Coronavirus (COVID-19): travel

Travel guidance and restrictions, including the Nova Scotia Safe Check-in Form (self-declaration) and process for entering Nova Scotia.

Travel into Nova Scotia

Everyone who travels from outside Atlantic Canada into Nova Scotia (including post-secondary students and if you’re travelling through Nova Scotia to another destination) must self-isolate for 14 days when they arrive in Nova Scotia, or for the duration of their stay if it’s less than 14 days. If they have already self-isolated in Atlantic Canada, they may enter Nova Scotia without self-isolating again. You don’t need to self-isolate if you’re exempt from self-isolation.

Self-isolation means you go directly to your destination and stay there for 14 days, or for the duration of your stay if it’s less than 14 days. The day you arrive in Nova Scotia counts as your first day of self-isolation. You need to stay in the same location while you’re self-isolating (you can’t change locations). Avoid taking public transportation (like a taxi, bus or shuttle) if possible. If you do need to take public transportation, wear a mask and keep a physical distance of 2 metres (6 feet) from others, as much as you can. Only take public transportation if you don't have COVID-19 symptoms. Make plans to have groceries and other supplies delivered.

If you don’t have COVID-19 symptoms, you should get tested for COVID-19 on day 1 or 2 of your self-isolation. If you’re still in Nova Scotia, you should get tested again on day 12, 13 or 14. You can leave self-isolation to get tested. You need to self-isolate for the full 14 days, even with negative test results.

If you’re travelling through Nova Scotia to another province you should make as few stops in Nova Scotia as possible. You should self-isolate as much as you can and follow social distancing guidelines with people who are not travelling with you.

If you’re dropping off a student on campus, make sure to follow the school’s drop-off process. Individuals dropping off students must self-isolate for the period of time they’re in the province other than when they’re doing the drop off.

You also need to follow public health measures while you're in Nova Scotia. Learn more: how to self-isolate.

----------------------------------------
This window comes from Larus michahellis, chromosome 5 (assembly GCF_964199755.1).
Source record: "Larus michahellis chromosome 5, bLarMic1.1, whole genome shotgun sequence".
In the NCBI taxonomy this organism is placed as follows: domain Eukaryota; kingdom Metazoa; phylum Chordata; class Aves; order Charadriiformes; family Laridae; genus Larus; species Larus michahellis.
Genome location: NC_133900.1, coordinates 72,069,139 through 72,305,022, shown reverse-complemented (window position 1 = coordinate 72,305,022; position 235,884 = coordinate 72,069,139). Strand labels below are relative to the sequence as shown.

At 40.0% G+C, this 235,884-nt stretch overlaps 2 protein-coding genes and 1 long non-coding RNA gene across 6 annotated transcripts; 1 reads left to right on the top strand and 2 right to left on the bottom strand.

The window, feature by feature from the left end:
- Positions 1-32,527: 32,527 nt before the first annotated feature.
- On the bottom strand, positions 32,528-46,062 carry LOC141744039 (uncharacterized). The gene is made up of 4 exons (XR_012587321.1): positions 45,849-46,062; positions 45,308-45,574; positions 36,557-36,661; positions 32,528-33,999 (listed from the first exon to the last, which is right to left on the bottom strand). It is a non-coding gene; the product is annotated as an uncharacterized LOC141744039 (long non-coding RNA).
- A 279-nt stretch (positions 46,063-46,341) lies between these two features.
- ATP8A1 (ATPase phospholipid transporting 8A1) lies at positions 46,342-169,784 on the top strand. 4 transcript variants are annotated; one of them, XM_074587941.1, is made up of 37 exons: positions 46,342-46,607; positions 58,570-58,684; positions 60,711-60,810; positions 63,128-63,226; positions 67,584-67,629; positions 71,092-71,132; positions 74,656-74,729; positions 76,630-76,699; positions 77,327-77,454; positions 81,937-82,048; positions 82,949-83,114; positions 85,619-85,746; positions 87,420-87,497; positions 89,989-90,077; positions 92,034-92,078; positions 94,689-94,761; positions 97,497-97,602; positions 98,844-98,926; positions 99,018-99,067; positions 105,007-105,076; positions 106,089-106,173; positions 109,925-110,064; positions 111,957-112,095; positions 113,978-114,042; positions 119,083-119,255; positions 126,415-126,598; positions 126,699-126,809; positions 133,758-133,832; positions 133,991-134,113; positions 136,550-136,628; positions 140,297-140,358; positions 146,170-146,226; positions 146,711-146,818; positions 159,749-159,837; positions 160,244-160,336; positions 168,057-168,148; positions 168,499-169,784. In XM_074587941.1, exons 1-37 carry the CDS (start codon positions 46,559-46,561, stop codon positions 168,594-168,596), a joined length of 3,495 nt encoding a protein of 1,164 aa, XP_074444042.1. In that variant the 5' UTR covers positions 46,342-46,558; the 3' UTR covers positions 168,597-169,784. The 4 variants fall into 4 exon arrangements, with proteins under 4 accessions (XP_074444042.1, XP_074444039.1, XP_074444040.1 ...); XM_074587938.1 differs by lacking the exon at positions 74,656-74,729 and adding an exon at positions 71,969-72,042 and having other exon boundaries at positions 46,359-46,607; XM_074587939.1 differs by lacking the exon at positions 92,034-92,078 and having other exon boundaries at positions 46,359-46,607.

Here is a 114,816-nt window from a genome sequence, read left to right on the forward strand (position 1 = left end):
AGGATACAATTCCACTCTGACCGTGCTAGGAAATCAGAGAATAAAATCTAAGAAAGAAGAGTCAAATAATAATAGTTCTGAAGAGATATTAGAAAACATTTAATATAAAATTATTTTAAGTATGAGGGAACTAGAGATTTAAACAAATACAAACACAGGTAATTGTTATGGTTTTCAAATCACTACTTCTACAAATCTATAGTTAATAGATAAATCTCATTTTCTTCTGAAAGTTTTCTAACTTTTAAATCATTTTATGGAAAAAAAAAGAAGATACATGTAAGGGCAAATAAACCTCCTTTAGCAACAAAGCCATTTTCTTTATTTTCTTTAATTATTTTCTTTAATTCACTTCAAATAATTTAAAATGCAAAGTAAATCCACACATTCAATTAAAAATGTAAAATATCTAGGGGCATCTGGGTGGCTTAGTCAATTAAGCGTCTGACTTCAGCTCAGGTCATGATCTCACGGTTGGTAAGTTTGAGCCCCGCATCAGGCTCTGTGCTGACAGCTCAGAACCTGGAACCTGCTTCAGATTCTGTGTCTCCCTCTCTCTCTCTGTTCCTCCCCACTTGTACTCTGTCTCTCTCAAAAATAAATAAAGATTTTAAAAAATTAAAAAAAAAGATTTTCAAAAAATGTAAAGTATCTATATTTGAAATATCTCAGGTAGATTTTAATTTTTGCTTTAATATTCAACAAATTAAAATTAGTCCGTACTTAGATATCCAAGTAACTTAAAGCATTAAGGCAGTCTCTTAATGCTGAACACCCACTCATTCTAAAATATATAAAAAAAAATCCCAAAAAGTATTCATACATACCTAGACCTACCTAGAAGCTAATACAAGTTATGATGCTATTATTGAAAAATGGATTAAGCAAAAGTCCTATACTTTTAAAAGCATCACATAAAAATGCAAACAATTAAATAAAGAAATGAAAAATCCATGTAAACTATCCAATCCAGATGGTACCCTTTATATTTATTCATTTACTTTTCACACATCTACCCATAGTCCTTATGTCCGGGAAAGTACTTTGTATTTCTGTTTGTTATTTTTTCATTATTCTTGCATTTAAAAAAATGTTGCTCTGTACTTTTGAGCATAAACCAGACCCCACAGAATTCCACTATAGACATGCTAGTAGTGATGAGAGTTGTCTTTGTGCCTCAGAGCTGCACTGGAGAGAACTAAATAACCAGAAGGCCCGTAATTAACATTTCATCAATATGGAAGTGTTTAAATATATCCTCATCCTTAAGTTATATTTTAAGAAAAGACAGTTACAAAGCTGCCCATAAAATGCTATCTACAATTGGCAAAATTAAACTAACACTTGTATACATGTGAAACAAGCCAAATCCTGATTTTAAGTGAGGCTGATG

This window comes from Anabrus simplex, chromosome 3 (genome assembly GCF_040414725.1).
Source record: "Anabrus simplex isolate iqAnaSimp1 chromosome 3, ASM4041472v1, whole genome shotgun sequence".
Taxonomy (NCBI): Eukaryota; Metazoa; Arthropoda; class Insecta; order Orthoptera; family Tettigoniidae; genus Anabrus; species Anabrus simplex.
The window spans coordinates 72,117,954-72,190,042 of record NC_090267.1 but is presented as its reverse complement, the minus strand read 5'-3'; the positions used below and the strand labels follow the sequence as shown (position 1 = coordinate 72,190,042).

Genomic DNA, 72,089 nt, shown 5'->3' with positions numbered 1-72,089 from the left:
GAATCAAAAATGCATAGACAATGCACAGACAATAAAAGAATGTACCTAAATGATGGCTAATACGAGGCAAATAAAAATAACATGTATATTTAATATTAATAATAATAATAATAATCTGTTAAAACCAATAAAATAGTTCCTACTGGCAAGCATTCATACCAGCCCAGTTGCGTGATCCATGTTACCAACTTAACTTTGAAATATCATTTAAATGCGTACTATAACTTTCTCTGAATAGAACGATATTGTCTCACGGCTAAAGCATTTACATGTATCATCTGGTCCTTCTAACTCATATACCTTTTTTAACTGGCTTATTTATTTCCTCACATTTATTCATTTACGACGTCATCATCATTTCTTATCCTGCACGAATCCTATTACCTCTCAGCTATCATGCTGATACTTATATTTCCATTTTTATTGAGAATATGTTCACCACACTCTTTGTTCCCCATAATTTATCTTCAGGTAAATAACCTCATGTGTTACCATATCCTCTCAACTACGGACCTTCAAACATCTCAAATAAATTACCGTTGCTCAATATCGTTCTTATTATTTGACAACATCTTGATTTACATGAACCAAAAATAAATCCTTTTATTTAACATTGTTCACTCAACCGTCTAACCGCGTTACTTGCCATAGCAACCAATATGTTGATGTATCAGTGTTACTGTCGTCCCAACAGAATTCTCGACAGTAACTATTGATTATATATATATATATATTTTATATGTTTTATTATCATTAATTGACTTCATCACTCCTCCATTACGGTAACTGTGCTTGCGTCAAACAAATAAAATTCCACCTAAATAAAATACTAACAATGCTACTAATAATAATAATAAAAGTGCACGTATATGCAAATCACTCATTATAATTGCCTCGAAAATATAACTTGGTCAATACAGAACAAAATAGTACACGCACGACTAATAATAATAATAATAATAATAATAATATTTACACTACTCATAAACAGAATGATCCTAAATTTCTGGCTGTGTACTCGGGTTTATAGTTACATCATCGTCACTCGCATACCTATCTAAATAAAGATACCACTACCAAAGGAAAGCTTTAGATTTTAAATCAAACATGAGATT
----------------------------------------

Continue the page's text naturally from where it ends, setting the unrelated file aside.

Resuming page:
Self-isolating and your household

Everyone in the household needs to self-isolate for 14 days if you travel from outside Atlantic Canada for non-essential travel, unless there’s a completely separate space where you can self-isolate alone. The day you arrive counts as the first day of their 14-day self-isolation.

Self-declaration

Every adult (18 or older) and post-secondary student travelling into Nova Scotia from outside Atlantic Canada needs to complete a Nova Scotia Safe Check-in Form (self-declaration) before they travel to the province, including travellers who are exempt from self-isolation. You can complete your own form if you’re 16 or 17 (your parent or guardian can also complete the form for you). A parent or guardian needs to complete the form for someone 15 or younger.

Returning residents

Nova Scotia residents (18 or older) who have travelled outside Atlantic Canada need to complete a Nova Scotia Safe Check-in Form (self-declaration) before they return to the province, including travellers who are exempt from self-isolation. You can complete your own form if you’re 16 or 17 (your parent or guardian can also complete the form for you). A parent or guardian needs to complete the form for someone 15 or younger.

Travel outside Nova Scotia

If you travel outside Nova Scotia, the destination you travel to may have different rules and public health measures in place to protect residents from COVID-19. You need to follow the rules in place at your destination and the public health measures when you return to Nova Scotia. Do your research before you travel so you’re prepared for when you arrive at your destination.